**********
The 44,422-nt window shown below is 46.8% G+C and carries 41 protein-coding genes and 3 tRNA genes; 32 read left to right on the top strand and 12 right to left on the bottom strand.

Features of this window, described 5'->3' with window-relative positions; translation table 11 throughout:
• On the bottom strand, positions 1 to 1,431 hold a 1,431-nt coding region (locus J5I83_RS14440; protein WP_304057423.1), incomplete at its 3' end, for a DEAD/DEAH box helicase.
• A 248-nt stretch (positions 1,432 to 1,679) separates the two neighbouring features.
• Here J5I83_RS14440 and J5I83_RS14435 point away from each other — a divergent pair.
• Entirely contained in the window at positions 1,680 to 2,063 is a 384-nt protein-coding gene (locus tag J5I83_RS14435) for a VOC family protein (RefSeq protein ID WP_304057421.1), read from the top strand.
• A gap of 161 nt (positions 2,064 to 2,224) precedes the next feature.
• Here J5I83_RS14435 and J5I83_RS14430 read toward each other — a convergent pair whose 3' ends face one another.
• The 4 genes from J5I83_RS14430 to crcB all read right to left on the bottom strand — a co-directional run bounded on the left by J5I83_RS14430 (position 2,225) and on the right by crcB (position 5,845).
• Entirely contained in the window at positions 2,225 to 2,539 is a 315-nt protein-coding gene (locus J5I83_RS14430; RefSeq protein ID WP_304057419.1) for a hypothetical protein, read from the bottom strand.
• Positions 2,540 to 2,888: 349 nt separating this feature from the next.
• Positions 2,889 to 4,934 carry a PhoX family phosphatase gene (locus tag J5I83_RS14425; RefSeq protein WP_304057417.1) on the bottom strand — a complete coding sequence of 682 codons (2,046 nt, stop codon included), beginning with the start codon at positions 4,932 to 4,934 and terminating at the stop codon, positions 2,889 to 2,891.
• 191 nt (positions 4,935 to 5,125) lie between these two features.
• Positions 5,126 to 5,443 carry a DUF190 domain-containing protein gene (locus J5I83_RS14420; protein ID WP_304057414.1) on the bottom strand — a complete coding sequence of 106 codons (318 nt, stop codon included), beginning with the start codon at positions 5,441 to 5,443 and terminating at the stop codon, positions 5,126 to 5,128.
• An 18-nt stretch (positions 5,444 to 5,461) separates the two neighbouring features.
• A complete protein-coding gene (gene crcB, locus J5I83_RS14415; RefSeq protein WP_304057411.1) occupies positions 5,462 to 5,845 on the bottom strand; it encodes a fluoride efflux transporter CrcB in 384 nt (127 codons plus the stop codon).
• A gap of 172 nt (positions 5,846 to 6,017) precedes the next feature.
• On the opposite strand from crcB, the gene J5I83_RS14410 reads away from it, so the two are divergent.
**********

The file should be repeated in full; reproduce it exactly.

The 44,422-nt window shown below is 46.8% G+C and carries 41 protein-coding genes and 3 tRNA genes; 32 read left to right on the top strand and 12 right to left on the bottom strand.

Features of this window, described 5'->3' with window-relative positions; translation table 11 throughout:
• On the bottom strand, positions 1 to 1,431 hold a 1,431-nt coding region (locus J5I83_RS14440; protein WP_304057423.1), incomplete at its 3' end, for a DEAD/DEAH box helicase.
• A 248-nt stretch (positions 1,432 to 1,679) separates the two neighbouring features.
• Here J5I83_RS14440 and J5I83_RS14435 point away from each other — a divergent pair.
• Entirely contained in the window at positions 1,680 to 2,063 is a 384-nt protein-coding gene (locus tag J5I83_RS14435) for a VOC family protein (RefSeq protein ID WP_304057421.1), read from the top strand.
• A gap of 161 nt (positions 2,064 to 2,224) precedes the next feature.
• Here J5I83_RS14435 and J5I83_RS14430 read toward each other — a convergent pair whose 3' ends face one another.
• The 4 genes from J5I83_RS14430 to crcB all read right to left on the bottom strand — a co-directional run bounded on the left by J5I83_RS14430 (position 2,225) and on the right by crcB (position 5,845).
• Entirely contained in the window at positions 2,225 to 2,539 is a 315-nt protein-coding gene (locus J5I83_RS14430; RefSeq protein ID WP_304057419.1) for a hypothetical protein, read from the bottom strand.
• Positions 2,540 to 2,888: 349 nt separating this feature from the next.
• Positions 2,889 to 4,934 carry a PhoX family phosphatase gene (locus tag J5I83_RS14425; RefSeq protein WP_304057417.1) on the bottom strand — a complete coding sequence of 682 codons (2,046 nt, stop codon included), beginning with the start codon at positions 4,932 to 4,934 and terminating at the stop codon, positions 2,889 to 2,891.
• 191 nt (positions 4,935 to 5,125) lie between these two features.
• Positions 5,126 to 5,443 carry a DUF190 domain-containing protein gene (locus J5I83_RS14420; protein ID WP_304057414.1) on the bottom strand — a complete coding sequence of 106 codons (318 nt, stop codon included), beginning with the start codon at positions 5,441 to 5,443 and terminating at the stop codon, positions 5,126 to 5,128.
• An 18-nt stretch (positions 5,444 to 5,461) separates the two neighbouring features.
• A complete protein-coding gene (gene crcB, locus J5I83_RS14415; RefSeq protein WP_304057411.1) occupies positions 5,462 to 5,845 on the bottom strand; it encodes a fluoride efflux transporter CrcB in 384 nt (127 codons plus the stop codon).
• A gap of 172 nt (positions 5,846 to 6,017) precedes the next feature.
• On the opposite strand from crcB, the gene J5I83_RS14410 reads away from it, so the two are divergent.